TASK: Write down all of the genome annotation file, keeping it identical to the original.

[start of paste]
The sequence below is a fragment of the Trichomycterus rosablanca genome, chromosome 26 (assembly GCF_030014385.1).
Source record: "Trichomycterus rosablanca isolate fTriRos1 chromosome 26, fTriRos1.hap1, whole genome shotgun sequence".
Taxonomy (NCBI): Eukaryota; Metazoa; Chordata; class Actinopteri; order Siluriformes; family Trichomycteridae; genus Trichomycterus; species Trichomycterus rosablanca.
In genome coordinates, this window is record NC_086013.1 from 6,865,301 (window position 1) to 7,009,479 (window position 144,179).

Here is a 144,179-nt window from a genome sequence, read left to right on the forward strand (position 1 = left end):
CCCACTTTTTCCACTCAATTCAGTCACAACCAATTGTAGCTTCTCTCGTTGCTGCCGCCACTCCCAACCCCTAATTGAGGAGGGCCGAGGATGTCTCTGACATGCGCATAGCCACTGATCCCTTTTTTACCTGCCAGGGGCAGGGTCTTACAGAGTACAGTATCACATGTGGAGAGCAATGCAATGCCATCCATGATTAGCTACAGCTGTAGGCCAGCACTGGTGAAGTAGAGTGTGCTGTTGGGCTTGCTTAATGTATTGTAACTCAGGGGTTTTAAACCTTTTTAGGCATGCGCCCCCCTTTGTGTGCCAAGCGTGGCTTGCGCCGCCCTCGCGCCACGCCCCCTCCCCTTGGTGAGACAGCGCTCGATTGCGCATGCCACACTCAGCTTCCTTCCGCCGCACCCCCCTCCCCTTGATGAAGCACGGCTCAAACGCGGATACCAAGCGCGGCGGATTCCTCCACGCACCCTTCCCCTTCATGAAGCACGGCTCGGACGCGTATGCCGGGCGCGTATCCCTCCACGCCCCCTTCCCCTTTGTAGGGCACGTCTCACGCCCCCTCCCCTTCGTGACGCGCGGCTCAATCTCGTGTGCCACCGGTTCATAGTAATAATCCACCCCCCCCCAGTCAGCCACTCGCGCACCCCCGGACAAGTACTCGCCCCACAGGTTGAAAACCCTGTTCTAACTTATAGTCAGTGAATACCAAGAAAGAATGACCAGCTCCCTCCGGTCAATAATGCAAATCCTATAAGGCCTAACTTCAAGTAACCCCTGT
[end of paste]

The sequence below is a fragment of the Trichomycterus rosablanca genome, chromosome 26 (assembly GCF_030014385.1).
Source record: "Trichomycterus rosablanca isolate fTriRos1 chromosome 26, fTriRos1.hap1, whole genome shotgun sequence".
Taxonomy (NCBI): Eukaryota; Metazoa; Chordata; class Actinopteri; order Siluriformes; family Trichomycteridae; genus Trichomycterus; species Trichomycterus rosablanca.
In genome coordinates, this window is record NC_086013.1 from 6,865,301 (window position 1) to 7,009,479 (window position 144,179).

Here is a 144,179-nt window from a genome sequence, read left to right on the forward strand (position 1 = left end):
CCCACTTTTTCCACTCAATTCAGTCACAACCAATTGTAGCTTCTCTCGTTGCTGCCGCCACTCCCAACCCCTAATTGAGGAGGGCCGAGGATGTCTCTGACATGCGCATAGCCACTGATCCCTTTTTTACCTGCCAGGGGCAGGGTCTTACAGAGTACAGTATCACATGTGGAGAGCAATGCAATGCCATCCATGATTAGCTACAGCTGTAGGCCAGCACTGGTGAAGTAGAGTGTGCTGTTGGGCTTGCTTAATGTATTGTAACTCAGGGGTTTTAAACCTTTTTAGGCATGCGCCCCCCTTTGTGTGCCAAGCGTGGCTTGCGCCGCCCTCGCGCCACGCCCCCTCCCCTTGGTGAGACAGCGCTCGATTGCGCATGCCACACTCAGCTTCCTTCCGCCGCACCCCCCTCCCCTTGATGAAGCACGGCTCAAACGCGGATACCAAGCGCGGCGGATTCCTCCACGCACCCTTCCCCTTCATGAAGCACGGCTCGGACGCGTATGCCGGGCGCGTATCCCTCCACGCCCCCTTCCCCTTTGTAGGGCACGTCTCACGCCCCCTCCCCTTCGTGACGCGCGGCTCAATCTCGTGTGCCACCGGTTCATAGTAATAATCCACCCCCCCCCAGTCAGCCACTCGCGCACCCCCGGACAAGTACTCGCCCCACAGGTTGAAAACCCTGTTCTAACTTATAGTCAGTGAATACCAAGAAAGAATGACCAGCTCCCTCCGGTCAATAATGCAAATCCTATAAGGCCTAACTTCAAGTAACCCCTGT